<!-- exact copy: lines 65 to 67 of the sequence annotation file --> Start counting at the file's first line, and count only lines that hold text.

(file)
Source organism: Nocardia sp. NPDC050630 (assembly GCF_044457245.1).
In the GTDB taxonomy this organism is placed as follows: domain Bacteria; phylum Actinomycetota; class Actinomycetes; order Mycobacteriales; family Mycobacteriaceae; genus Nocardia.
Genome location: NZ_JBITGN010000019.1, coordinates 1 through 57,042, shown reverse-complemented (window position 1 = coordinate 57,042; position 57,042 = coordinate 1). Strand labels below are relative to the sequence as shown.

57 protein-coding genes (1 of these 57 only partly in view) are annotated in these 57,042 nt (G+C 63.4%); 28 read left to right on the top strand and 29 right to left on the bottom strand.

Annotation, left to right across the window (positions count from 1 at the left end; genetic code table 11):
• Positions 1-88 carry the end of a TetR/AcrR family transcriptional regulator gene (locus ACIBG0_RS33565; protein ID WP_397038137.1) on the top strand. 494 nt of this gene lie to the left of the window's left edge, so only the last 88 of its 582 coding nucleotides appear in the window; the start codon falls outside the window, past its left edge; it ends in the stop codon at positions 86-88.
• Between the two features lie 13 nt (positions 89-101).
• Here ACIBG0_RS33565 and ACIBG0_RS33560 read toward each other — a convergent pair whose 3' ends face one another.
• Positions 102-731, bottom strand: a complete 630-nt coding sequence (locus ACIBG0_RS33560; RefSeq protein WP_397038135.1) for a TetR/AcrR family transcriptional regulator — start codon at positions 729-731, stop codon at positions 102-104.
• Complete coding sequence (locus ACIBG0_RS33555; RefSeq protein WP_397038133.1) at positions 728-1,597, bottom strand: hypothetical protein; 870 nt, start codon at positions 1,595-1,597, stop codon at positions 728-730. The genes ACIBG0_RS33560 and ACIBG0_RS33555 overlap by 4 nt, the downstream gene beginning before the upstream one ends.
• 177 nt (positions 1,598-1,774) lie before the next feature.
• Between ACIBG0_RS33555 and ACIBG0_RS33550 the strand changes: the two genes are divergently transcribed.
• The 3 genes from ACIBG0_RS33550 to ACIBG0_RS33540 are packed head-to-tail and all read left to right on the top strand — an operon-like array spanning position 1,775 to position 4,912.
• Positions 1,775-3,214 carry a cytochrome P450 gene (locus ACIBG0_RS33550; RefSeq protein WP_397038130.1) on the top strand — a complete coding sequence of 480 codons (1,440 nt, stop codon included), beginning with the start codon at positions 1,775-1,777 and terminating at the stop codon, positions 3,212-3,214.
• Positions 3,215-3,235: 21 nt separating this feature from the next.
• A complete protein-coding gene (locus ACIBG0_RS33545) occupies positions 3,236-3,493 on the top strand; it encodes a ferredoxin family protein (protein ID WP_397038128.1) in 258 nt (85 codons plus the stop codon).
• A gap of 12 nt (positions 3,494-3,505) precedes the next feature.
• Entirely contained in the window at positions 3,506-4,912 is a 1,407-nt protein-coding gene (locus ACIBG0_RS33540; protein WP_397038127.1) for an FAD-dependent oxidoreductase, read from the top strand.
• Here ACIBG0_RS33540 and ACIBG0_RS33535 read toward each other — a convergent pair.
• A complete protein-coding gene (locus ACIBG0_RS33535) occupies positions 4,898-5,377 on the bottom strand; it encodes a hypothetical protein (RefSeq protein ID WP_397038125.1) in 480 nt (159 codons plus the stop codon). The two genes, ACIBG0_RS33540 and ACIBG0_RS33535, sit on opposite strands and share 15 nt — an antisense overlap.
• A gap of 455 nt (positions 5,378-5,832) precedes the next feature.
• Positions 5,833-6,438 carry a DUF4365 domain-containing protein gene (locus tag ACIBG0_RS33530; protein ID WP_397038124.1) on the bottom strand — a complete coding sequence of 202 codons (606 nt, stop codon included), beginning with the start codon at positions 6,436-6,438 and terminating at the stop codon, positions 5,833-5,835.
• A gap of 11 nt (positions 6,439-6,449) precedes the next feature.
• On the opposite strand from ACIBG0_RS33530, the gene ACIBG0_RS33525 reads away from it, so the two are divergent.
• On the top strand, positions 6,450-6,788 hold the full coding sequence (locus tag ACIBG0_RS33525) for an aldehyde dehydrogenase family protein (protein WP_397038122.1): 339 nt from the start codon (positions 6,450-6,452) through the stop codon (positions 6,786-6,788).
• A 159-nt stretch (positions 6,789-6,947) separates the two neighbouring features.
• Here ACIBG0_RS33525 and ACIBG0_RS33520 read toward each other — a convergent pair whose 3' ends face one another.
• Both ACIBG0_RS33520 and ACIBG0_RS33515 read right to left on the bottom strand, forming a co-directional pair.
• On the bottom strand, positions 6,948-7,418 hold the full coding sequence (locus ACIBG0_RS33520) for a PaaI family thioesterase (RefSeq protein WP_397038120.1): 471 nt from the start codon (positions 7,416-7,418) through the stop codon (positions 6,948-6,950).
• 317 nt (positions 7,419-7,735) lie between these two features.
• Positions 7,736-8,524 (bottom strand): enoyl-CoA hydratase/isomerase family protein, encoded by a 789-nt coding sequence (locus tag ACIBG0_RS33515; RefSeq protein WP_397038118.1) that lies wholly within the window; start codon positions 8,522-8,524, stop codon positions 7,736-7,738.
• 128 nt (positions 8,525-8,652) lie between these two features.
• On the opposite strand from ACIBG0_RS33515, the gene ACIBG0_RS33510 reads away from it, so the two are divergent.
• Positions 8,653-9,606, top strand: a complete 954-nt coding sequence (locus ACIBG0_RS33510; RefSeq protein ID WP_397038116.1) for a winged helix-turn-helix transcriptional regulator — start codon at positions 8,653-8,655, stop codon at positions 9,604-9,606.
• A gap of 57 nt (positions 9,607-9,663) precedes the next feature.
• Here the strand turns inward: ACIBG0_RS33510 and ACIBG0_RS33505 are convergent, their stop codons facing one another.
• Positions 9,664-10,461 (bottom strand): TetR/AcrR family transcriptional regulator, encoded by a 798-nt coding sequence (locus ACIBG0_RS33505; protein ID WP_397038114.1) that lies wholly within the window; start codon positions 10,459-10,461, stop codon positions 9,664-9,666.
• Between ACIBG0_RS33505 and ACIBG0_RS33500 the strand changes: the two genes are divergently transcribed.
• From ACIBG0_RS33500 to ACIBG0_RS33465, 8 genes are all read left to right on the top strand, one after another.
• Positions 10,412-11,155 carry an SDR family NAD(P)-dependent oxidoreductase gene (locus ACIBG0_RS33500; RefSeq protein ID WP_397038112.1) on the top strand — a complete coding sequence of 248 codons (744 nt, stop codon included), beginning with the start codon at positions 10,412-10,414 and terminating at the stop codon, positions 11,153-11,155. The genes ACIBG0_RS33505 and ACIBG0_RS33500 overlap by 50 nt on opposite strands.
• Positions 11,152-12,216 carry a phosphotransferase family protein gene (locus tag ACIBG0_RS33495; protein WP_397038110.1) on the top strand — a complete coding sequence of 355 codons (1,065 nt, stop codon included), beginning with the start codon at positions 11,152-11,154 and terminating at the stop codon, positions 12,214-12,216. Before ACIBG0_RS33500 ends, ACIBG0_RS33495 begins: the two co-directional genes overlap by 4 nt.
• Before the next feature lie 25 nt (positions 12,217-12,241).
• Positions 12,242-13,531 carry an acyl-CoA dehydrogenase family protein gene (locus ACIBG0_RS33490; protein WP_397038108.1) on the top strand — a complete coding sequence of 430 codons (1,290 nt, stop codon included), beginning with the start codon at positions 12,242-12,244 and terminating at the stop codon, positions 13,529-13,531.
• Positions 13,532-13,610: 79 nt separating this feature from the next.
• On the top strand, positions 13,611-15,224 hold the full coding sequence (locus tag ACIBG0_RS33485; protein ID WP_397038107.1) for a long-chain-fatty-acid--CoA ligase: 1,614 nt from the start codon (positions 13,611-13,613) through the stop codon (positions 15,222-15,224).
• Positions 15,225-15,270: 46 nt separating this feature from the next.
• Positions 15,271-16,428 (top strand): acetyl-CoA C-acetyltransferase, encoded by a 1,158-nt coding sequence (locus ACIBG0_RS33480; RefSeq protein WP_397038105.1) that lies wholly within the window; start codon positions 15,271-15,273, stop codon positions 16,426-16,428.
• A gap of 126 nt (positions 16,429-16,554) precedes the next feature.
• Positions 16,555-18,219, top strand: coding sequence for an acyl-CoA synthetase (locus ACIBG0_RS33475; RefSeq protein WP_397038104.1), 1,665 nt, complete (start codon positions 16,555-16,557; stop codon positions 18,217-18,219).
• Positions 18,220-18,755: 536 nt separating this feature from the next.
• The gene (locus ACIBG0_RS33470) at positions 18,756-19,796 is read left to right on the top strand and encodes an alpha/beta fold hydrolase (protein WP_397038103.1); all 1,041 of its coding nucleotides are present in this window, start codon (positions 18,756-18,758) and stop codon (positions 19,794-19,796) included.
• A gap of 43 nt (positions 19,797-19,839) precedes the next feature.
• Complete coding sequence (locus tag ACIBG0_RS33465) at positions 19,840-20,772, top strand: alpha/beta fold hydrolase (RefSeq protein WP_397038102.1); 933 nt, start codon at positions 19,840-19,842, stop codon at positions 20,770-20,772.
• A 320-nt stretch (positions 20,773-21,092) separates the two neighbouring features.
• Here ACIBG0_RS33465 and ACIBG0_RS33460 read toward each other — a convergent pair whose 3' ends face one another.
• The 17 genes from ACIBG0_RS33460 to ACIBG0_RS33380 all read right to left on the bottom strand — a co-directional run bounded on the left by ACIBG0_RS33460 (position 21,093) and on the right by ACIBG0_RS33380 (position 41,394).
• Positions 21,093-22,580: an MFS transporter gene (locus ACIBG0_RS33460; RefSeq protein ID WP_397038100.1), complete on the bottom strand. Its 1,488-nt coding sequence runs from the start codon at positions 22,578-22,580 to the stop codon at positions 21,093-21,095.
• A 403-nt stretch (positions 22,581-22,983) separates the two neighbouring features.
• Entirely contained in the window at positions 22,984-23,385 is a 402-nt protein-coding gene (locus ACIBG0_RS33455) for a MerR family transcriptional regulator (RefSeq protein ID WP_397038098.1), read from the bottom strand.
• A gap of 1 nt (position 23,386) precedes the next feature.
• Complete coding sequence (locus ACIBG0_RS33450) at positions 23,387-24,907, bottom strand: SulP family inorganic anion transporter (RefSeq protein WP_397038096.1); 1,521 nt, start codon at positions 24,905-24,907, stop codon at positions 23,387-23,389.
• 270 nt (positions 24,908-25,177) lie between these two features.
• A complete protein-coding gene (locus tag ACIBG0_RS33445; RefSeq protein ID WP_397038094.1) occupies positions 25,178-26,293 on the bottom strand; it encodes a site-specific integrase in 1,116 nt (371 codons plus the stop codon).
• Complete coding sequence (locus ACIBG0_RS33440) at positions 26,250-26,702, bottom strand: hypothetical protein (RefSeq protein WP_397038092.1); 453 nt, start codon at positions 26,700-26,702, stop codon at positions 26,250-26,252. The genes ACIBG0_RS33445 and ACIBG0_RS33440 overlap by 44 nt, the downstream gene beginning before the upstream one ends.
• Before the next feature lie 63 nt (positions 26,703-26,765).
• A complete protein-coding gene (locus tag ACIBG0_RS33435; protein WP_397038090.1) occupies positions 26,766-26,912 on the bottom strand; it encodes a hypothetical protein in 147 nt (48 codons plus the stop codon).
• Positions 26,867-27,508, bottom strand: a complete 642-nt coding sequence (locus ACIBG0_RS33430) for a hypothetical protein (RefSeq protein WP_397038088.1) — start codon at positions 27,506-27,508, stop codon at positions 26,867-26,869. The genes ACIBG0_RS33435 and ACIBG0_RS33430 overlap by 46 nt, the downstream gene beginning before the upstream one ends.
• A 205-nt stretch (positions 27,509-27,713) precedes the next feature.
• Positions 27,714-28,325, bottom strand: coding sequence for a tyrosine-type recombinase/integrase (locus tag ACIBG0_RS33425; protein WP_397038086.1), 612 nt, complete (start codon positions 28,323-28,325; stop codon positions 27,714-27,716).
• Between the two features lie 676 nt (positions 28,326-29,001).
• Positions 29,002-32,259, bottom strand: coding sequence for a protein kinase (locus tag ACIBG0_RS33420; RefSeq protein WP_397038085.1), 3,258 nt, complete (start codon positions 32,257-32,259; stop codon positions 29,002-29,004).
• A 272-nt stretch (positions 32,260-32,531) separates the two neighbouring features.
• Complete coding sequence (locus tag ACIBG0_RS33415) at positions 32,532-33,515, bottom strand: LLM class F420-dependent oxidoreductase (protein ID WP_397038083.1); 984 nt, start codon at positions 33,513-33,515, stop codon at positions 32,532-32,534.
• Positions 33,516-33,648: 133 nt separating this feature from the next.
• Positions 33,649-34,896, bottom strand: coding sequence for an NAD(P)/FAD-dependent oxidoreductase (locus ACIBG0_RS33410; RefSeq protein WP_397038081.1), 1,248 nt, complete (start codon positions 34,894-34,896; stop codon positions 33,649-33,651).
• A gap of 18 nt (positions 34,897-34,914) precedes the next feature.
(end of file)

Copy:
• Before the next feature lie 63 nt (positions 26,703-26,765).
• A complete protein-coding gene (locus tag ACIBG0_RS33435; protein WP_397038090.1) occupies positions 26,766-26,912 on the bottom strand; it encodes a hypothetical protein in 147 nt (48 codons plus the stop codon).
• Positions 26,867-27,508, bottom strand: a complete 642-nt coding sequence (locus ACIBG0_RS33430) for a hypothetical protein (RefSeq protein WP_397038088.1) — start codon at positions 27,506-27,508, stop codon at positions 26,867-26,869. The genes ACIBG0_RS33435 and ACIBG0_RS33430 overlap by 46 nt, the downstream gene beginning before the upstream one ends.